UK Financial Conduct Authority Consults on Regulatory Perimeter Guidance for Trading Venues09/22/2022The U.K. Financial Conduct Authority has published a consultation paper on proposed guidance on the regulatory perimeter for multilateral trading facilities and on possible future changes to smaller trading venues' regulatory obligations. The FCA's consultation follows proposals made in HM Treasury's July 2021 U.K. Wholesale Markets Review, the response to which was published in March 2022. Responses to the FCA's consultation should be submitted by November 11, 2022. The FCA plans to finalize the draft guidance and publish a policy statement in Q2 2023.
There are currently three types of trading venue – regulated markets, MTFs and organized trading facilities. MTFs and OTFs can be operated by investment firms, which require FCA authorization. Regulated markets (i.e., exchanges) have a separate and special regulatory status, since they are also a regulator in their own right, being exempted from obtaining FCA authorization. However, exchanges must obtain recognition status from the FCA. Concerns have been expressed about the broad definition of MTFs in the revised EU Markets in Financial Instruments Directive, which some felt led to a lack of clarity as to which activities undertaken by firms would qualify them as MTFs. This in turn caused firms to adopt inconsistent approaches in the permissions that they seek from the FCA; certain brokers and investment banks have obtained MTF or OTF status as a defensive measure to avoid a technical infringement. The FCA's proposed guidance hopes to clarify this (but does not constitute a change to the existing regulatory perimeter) by setting out its view of each of the four components of an MTF that firms should consider when assessing whether their activity requires authorization as a trading venue. The four components are that:
- It has the characteristics of a trading system or facility.
- It involves multiple third-party buying and selling trading interests.
- It allows trading interests to interact in the system.
- Those trading interests are in financial instruments.
The FCA also gives examples of activities that do not require a firm to obtain authorization as a trading venue, including:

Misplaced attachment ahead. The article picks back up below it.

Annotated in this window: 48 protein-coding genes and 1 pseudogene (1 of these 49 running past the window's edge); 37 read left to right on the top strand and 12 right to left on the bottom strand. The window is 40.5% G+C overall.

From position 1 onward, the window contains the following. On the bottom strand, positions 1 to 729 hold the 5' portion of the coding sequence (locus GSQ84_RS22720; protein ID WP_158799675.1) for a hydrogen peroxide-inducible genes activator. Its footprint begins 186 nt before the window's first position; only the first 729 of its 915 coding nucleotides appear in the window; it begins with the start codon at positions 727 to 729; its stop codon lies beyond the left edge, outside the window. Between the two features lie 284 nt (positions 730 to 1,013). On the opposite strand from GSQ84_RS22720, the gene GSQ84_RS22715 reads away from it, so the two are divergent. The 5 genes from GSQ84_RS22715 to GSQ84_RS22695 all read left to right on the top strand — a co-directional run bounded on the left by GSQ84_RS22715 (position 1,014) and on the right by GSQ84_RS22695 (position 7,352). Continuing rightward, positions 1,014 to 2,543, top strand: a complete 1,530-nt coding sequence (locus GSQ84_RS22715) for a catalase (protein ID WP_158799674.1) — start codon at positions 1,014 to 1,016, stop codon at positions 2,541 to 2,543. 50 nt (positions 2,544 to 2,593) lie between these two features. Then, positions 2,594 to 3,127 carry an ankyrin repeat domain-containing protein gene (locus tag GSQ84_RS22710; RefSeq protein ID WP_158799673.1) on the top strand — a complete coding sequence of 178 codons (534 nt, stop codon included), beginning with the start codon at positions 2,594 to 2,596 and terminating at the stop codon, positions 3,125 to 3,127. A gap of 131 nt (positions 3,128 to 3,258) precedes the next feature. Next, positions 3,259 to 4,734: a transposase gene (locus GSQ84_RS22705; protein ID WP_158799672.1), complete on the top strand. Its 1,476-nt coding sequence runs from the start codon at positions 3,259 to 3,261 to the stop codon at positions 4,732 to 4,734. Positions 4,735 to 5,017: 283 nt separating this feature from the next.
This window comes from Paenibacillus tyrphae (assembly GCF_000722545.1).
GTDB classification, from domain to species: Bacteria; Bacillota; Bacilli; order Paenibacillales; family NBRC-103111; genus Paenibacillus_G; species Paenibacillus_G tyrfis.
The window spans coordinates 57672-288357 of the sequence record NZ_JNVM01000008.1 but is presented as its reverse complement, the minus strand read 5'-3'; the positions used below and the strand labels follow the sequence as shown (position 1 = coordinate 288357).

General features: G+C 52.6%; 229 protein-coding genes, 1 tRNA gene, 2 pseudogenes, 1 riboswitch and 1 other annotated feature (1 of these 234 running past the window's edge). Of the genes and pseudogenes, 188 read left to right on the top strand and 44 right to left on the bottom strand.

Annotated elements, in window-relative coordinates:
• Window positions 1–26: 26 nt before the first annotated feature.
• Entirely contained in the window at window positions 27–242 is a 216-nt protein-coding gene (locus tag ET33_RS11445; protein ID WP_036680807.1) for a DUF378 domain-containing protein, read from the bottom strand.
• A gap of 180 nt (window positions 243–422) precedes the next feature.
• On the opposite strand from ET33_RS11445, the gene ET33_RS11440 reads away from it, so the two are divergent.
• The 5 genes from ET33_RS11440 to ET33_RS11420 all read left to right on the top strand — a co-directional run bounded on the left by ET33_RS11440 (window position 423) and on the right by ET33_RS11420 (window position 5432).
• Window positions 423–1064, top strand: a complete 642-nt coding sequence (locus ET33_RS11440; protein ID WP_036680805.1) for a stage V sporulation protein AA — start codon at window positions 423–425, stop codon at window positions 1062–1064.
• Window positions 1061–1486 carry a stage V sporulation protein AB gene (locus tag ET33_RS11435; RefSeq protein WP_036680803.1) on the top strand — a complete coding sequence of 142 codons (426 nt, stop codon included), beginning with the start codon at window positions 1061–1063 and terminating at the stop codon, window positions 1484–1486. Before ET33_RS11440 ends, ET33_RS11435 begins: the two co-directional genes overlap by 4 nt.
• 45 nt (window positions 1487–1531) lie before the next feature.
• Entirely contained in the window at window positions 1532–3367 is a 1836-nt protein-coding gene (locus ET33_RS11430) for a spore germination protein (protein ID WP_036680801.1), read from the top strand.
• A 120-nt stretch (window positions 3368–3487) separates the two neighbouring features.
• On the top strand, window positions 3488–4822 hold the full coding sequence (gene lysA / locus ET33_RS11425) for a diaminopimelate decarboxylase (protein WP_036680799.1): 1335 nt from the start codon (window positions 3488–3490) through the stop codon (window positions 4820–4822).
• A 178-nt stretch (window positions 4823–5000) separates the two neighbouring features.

- operation of bulletin boards;
- arranging trades over the telephone;
- operating a system only for the purpose of blocking onto trading venues in accordance with the intentions of the underlying parties;
- a portfolio manager that executes, as its own discretion, trading interests on behalf of one client against those of another client in an internal matching system;
- a crowdfunding platform that matches the business funding interests of an issuer of certain types of security with those of investors. However, a crowdfunding platform that allows multiple third-party buying and selling investors to trade in a system (e.g., a secondary market) would be an MTF.
Voice broking may, but need not, constitute operating a multilateral system.
Separately, the FCA is canvassing views on more "proportionate" regulatory requirements for smaller trading venues, in a bid to combat perceived barriers to entry which may be reducing competition in the market. The FCA is also proposing that firms should no longer have regard to ESMA's Q&As on MiFID II and MiFIR market structures topics after this final guidance is published.
These changes indicate the U.K.'s increasing willingness to forge its own path in financial regulation, now it has left the EU. In a recent speech, Sarah Pritchard of the FCA emphasised the FCA's focus as a regulator on supporting the long-term competitiveness and growth of the U.K. economy. She made reference to the changes to the FCA's guidance on trading venues, noting that, while the FCA cannot yet change the definition of a trading venue, as that is still set by retained EU legislation, it can use its powers to provide guidance in a way that gives certainty to industry. On the same day as this consultation paper, the U.K. government also released its Brexit Freedoms Bill (the Retained EU Law (Revocation and Reform) Bill), which aims to end the special status of retained EU law in the U.K. by December 31, 2023. The U.K. government will then be free to adopt its own legislation in a way that, it is hoped, better suits the country's needs.
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